No restaurant should withhold tips from its workers, but it's even crappier when said restaurant is one of the priciest in the nation. And yet, that's exactly what happened at Per Se, Thomas Keller's celebrated Manhattan eatery—and now they're paying the price. The Attorney General has announced a settlement with the restaurant to the tune of $500,000 for not paying out gratuity in private dining and banquet services from January 2011 through September 2012. Meanwhile, the eatery charges $310 for their tasting menu.
An investigation revealed that a 20% service charge added to the bill of private diners was not passed on to servers, despite the restaurant referring to the charge as a gratuity. Emails from the restaurant indicated that "service/gratuity is certainly included in the pricing," and the service charge was listed on the restaurants receipts and other printed materials. As noted by the Attorney General, restaurants cannot withhold any kind of money deemed to be a gratuity and there are also incredibly specific rules—including font size!—about "service charges" and how they're explained to customers.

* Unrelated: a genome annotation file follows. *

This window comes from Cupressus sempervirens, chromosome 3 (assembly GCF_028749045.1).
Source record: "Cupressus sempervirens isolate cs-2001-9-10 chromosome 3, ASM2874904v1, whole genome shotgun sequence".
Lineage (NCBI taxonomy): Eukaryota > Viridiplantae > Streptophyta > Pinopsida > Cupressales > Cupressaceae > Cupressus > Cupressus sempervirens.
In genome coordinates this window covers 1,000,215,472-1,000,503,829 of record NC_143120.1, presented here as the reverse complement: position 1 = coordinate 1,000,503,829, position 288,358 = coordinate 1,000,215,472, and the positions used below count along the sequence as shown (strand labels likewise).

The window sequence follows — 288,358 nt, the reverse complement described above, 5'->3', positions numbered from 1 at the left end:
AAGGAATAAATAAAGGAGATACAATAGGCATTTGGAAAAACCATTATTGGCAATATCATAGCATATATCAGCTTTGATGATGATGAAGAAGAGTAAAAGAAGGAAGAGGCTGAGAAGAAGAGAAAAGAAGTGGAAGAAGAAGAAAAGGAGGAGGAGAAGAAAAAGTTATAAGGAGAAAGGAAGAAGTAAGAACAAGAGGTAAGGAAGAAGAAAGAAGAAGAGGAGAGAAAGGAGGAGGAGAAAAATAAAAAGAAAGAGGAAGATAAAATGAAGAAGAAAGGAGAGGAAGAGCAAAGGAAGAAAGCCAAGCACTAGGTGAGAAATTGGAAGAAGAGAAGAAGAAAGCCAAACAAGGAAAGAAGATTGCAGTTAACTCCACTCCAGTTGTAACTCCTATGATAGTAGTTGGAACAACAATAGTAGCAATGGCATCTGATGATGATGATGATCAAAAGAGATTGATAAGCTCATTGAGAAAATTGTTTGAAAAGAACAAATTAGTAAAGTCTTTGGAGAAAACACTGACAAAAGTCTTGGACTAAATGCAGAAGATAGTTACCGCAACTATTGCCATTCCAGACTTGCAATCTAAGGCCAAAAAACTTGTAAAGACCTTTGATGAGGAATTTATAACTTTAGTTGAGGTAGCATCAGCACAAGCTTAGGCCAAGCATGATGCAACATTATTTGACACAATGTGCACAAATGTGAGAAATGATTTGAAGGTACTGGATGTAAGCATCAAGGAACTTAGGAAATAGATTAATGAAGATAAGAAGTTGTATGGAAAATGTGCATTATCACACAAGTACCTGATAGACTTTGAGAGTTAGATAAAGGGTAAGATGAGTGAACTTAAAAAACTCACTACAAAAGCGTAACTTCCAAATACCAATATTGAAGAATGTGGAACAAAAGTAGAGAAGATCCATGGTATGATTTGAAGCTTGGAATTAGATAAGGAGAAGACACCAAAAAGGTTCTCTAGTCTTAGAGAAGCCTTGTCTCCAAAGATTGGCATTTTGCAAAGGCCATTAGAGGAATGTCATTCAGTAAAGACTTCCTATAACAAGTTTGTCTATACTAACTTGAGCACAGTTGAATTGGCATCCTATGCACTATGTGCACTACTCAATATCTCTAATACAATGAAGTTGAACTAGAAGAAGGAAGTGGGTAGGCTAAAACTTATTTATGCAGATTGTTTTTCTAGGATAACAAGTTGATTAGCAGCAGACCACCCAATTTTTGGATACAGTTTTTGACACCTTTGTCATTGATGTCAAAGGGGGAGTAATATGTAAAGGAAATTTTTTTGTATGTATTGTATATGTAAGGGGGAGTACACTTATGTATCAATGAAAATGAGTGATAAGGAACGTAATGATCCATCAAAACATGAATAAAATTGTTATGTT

The restaurant is claiming the ignorance card in light of the settlement. "In an unintentional oversight, Per Se, unaware of a new state regulation, did not update the description of the operational charge in its private dining event agreement during a 21-month period in 2011 and 2012," a spokesperson for Per Se told us. "Nearly three years ago, in September 2012, Per Se modified this contract language at its own initiative and has been in compliance since that time."
Per Se isn't the only restaurant found guilty of shoddy tipping practices. In 2012, Mario Batali and his partners were sued by employees for tip skimming, resulting in a $5.25 million settlement with disgruntled workers.